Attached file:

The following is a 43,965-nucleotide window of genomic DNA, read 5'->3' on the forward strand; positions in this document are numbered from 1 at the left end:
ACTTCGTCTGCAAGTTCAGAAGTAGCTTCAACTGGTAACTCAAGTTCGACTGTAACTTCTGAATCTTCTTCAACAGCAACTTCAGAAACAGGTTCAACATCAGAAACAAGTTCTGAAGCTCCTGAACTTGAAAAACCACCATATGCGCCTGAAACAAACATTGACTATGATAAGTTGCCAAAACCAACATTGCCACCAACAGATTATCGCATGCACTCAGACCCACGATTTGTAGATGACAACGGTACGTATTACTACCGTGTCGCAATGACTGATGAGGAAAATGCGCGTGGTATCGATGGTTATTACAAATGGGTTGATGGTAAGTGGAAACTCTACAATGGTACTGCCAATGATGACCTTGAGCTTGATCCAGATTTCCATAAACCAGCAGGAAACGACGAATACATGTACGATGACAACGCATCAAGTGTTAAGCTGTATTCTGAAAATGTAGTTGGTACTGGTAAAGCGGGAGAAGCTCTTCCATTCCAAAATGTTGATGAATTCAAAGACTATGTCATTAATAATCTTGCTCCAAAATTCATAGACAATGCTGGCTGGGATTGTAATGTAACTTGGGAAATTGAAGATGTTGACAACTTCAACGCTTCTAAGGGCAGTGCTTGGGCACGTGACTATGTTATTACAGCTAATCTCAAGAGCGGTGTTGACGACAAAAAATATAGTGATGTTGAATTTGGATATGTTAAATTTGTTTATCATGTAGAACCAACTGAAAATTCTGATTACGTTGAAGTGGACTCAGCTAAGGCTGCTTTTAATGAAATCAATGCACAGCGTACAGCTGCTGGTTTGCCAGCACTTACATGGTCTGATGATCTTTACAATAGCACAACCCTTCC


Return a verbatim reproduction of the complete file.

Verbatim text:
The following is a 43,965-nucleotide window of genomic DNA, read 5'->3' on the forward strand; positions in this document are numbered from 1 at the left end:
ACTTCGTCTGCAAGTTCAGAAGTAGCTTCAACTGGTAACTCAAGTTCGACTGTAACTTCTGAATCTTCTTCAACAGCAACTTCAGAAACAGGTTCAACATCAGAAACAAGTTCTGAAGCTCCTGAACTTGAAAAACCACCATATGCGCCTGAAACAAACATTGACTATGATAAGTTGCCAAAACCAACATTGCCACCAACAGATTATCGCATGCACTCAGACCCACGATTTGTAGATGACAACGGTACGTATTACTACCGTGTCGCAATGACTGATGAGGAAAATGCGCGTGGTATCGATGGTTATTACAAATGGGTTGATGGTAAGTGGAAACTCTACAATGGTACTGCCAATGATGACCTTGAGCTTGATCCAGATTTCCATAAACCAGCAGGAAACGACGAATACATGTACGATGACAACGCATCAAGTGTTAAGCTGTATTCTGAAAATGTAGTTGGTACTGGTAAAGCGGGAGAAGCTCTTCCATTCCAAAATGTTGATGAATTCAAAGACTATGTCATTAATAATCTTGCTCCAAAATTCATAGACAATGCTGGCTGGGATTGTAATGTAACTTGGGAAATTGAAGATGTTGACAACTTCAACGCTTCTAAGGGCAGTGCTTGGGCACGTGACTATGTTATTACAGCTAATCTCAAGAGCGGTGTTGACGACAAAAAATATAGTGATGTTGAATTTGGATATGTTAAATTTGTTTATCATGTAGAACCAACTGAAAATTCTGATTACGTTGAAGTGGACTCAGCTAAGGCTGCTTTTAATGAAATCAATGCACAGCGTACAGCTGCTGGTTTGCCAGCACTTACATGGTCTGATGATCTTTACAATAGCACAACCCTTCC